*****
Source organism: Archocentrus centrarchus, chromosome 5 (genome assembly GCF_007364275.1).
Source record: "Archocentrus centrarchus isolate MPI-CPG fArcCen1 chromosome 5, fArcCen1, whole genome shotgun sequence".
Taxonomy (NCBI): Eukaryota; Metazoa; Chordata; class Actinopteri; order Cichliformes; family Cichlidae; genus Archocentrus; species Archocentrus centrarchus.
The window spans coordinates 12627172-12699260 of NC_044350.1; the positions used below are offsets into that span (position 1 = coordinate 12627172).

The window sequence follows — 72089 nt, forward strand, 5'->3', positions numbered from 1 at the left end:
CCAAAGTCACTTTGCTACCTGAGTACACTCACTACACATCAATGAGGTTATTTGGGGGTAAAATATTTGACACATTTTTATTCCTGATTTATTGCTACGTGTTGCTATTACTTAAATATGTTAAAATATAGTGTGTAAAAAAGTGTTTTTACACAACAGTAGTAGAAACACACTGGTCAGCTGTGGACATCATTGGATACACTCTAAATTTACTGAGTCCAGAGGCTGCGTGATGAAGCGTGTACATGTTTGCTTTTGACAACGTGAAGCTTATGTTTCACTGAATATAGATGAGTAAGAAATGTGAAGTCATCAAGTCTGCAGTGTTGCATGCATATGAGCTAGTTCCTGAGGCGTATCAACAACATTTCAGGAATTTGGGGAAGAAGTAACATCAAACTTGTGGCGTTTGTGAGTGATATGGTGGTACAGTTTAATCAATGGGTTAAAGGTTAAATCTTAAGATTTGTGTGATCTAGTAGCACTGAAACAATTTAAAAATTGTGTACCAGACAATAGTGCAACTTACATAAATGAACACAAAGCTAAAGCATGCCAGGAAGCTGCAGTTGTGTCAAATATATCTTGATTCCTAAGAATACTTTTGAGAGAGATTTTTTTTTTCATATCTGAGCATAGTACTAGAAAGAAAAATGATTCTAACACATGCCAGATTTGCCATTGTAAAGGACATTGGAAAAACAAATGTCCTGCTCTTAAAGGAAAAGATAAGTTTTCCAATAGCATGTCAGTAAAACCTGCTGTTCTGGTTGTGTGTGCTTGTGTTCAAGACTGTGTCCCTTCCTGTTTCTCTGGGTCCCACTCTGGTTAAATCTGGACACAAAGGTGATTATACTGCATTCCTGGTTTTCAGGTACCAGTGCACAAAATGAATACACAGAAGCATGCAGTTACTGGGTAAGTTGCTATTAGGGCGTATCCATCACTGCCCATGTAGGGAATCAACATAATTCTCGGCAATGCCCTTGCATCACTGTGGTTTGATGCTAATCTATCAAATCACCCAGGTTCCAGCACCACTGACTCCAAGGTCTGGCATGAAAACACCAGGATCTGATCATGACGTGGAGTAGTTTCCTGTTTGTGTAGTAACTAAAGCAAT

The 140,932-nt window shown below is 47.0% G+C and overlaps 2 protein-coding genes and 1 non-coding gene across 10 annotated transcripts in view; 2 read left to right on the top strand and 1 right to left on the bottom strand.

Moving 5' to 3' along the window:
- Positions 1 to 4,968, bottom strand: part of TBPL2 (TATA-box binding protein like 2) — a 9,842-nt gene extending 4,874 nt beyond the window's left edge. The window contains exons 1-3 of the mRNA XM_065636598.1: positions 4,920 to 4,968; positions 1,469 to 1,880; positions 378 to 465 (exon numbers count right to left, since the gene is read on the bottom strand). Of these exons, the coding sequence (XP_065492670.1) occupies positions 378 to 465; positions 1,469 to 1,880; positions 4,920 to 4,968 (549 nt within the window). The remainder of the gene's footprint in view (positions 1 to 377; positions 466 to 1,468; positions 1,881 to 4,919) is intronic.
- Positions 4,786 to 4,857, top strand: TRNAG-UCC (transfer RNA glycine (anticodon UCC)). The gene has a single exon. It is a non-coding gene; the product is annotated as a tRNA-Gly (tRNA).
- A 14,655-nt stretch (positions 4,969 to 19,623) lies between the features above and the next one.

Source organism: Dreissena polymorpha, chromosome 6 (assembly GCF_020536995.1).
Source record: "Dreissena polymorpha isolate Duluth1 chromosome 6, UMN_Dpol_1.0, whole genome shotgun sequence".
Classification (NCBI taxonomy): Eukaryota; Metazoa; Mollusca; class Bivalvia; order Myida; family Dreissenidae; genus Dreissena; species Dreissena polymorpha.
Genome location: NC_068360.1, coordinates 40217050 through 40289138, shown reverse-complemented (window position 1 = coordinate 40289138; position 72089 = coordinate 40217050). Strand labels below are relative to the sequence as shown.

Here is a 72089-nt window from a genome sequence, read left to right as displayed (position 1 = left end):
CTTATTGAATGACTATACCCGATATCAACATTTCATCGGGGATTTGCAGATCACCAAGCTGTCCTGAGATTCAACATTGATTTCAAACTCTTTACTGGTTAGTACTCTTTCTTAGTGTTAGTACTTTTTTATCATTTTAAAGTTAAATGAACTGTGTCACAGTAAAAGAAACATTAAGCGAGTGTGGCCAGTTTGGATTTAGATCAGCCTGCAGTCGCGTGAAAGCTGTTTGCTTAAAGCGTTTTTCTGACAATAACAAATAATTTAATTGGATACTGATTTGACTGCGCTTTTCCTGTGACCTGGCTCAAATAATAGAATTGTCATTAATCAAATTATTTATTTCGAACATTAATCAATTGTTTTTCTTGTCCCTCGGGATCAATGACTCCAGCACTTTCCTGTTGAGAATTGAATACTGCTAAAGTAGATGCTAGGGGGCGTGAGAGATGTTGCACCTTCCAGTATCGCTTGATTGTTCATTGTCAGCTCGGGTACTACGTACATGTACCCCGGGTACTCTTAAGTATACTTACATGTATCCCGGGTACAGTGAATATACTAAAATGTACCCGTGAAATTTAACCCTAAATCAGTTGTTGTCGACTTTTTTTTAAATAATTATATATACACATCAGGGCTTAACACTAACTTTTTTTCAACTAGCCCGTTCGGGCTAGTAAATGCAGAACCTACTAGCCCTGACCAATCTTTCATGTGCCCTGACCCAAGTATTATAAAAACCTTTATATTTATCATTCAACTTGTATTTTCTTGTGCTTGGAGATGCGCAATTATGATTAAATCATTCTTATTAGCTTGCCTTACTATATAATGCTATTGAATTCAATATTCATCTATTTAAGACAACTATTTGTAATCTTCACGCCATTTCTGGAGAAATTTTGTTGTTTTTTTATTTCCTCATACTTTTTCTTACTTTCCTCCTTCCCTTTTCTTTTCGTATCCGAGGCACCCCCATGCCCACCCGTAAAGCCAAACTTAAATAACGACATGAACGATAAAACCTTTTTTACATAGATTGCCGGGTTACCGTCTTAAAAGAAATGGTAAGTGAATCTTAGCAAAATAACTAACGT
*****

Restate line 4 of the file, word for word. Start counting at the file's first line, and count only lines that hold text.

The window spans coordinates 12627172-12699260 of NC_044350.1; the positions used below are offsets into that span (position 1 = coordinate 12627172).